The $100 billion US sports landscape will lose $12 billion in revenue due to the coronavirus shutdown, ESPN reported, with deeper cuts if National Football League (NFL) and college gridiron games are wiped out.
Analysis of the magnitude of business losses includes superstar salaries to pay for stadium workers but it might be a conservative estimate because it does not include outdoor recreational sport, gambling or such individual sports as golf, tennis and NASCAR, the most popular form of US auto racing.
Patrick Rishe, sports business program director at Washington University in St.
Louis, estimated the impact of the shutdown on major US pro and college sports leagues as well as youth sport for ESPN, which also had labor market analysis firm Emsi make sport-related job estimates.
Rishe estimated US pro sports would lose $5.5 billion from the shutdown while college sports would lose $3.9 billion and youth sport tourism would fall by $2.4 billion.
And those figures assume Major League Baseball and Major League Soccer can finish half of their scheduled seasons with spectators while the NBA and the National Hockey League cancel the unfinished part of their regular seasons and stage playoff games without spectators with youth sports resuming in July.
None of that is assured given the stay-at-home orders remaining in place over most of the nation as a result of the deadly virus that has killed more than 63,000 people in the United States and infected more than one million.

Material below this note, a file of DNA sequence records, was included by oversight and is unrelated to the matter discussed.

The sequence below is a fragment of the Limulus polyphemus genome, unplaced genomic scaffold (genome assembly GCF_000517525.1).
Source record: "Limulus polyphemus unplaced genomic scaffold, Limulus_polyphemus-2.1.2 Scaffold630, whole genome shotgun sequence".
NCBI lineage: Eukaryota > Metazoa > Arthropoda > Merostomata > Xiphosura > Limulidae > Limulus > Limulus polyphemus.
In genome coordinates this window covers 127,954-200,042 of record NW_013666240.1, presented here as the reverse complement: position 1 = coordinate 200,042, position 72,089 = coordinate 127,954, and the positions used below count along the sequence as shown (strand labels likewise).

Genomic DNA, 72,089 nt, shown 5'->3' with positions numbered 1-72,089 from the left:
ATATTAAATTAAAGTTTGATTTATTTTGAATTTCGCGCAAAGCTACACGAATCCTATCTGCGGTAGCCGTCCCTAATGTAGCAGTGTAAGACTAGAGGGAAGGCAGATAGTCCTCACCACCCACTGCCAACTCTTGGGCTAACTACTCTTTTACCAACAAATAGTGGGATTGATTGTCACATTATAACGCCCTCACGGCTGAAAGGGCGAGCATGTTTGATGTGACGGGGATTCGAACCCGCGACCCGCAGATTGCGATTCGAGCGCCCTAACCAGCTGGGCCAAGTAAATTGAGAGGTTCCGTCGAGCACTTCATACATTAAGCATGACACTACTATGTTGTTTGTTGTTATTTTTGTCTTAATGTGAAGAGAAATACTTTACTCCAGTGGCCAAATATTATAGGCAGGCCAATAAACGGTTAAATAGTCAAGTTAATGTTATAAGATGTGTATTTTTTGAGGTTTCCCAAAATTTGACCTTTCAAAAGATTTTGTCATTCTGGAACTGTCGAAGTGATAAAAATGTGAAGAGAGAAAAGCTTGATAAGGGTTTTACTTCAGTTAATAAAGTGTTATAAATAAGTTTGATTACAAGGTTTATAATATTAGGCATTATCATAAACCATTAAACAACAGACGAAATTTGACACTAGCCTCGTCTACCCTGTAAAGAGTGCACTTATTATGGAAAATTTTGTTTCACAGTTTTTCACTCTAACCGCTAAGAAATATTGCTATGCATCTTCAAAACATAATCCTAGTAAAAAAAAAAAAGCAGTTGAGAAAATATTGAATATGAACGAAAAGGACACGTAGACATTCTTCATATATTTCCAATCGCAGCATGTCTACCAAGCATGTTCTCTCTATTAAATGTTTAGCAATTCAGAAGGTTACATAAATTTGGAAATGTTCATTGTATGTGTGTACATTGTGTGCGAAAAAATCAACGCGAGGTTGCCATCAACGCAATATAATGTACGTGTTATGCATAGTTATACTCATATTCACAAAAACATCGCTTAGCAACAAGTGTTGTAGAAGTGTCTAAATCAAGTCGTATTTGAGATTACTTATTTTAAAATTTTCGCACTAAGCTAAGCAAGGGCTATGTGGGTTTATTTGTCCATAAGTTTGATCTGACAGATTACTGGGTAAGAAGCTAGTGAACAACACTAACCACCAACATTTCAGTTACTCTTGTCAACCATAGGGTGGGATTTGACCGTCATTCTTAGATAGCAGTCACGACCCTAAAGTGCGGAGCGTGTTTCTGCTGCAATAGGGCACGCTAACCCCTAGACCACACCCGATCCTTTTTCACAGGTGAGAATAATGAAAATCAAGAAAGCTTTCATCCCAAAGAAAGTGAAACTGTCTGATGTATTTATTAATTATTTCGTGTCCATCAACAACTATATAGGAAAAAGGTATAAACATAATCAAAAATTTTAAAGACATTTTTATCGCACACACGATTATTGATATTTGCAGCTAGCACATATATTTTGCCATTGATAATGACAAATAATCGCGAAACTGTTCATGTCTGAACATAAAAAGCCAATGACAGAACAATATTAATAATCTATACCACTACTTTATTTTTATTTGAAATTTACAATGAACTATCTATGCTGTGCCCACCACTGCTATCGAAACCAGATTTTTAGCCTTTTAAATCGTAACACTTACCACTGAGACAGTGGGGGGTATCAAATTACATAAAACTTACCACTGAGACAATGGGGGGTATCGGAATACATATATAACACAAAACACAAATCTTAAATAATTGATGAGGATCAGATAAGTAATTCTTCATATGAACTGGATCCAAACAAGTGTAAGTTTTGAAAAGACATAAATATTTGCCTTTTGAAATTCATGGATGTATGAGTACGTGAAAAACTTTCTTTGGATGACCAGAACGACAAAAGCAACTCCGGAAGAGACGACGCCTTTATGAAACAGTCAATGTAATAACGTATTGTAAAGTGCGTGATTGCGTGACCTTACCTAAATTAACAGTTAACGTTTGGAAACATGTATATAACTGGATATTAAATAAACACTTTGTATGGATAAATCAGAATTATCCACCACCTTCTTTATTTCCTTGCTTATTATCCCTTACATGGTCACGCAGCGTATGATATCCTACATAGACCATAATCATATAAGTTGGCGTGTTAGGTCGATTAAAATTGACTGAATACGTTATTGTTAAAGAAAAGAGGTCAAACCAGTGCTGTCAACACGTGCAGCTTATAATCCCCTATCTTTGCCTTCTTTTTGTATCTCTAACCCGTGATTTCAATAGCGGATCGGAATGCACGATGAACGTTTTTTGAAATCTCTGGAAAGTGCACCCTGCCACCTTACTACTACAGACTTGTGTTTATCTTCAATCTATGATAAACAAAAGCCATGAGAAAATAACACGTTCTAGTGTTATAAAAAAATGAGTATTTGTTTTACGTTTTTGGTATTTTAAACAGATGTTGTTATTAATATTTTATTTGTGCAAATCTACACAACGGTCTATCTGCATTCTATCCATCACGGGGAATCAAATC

"As an economist, you stand back, you look at the carnage that's taking place -- dumbfounded, awestruck, mind-numbing. All of those phrases, they're all relevant becaus we just have never seen anything on this scale," Rishe told ESPN.
Figures include $3.25 billion that would have been spent by spectators on pro sports plus $371 million of income for stadium and arena workers and $2.2 billion in US television rights fees.
An NFL wipe out would cost more than $11.5 billion in television revenue while 65 major collegiate American football programs receive about $4 billion in TV money, about half the income that finances all athletic department budgets.
There are three million jobs nationwide that depend upon sports, from ushers and guards to scouts and trainers, according to the report.
Rishe said that should MLB play without spectators for half a season for its 162-games-a-team schedule, over $2 billion more in game-day fan spending would be lost.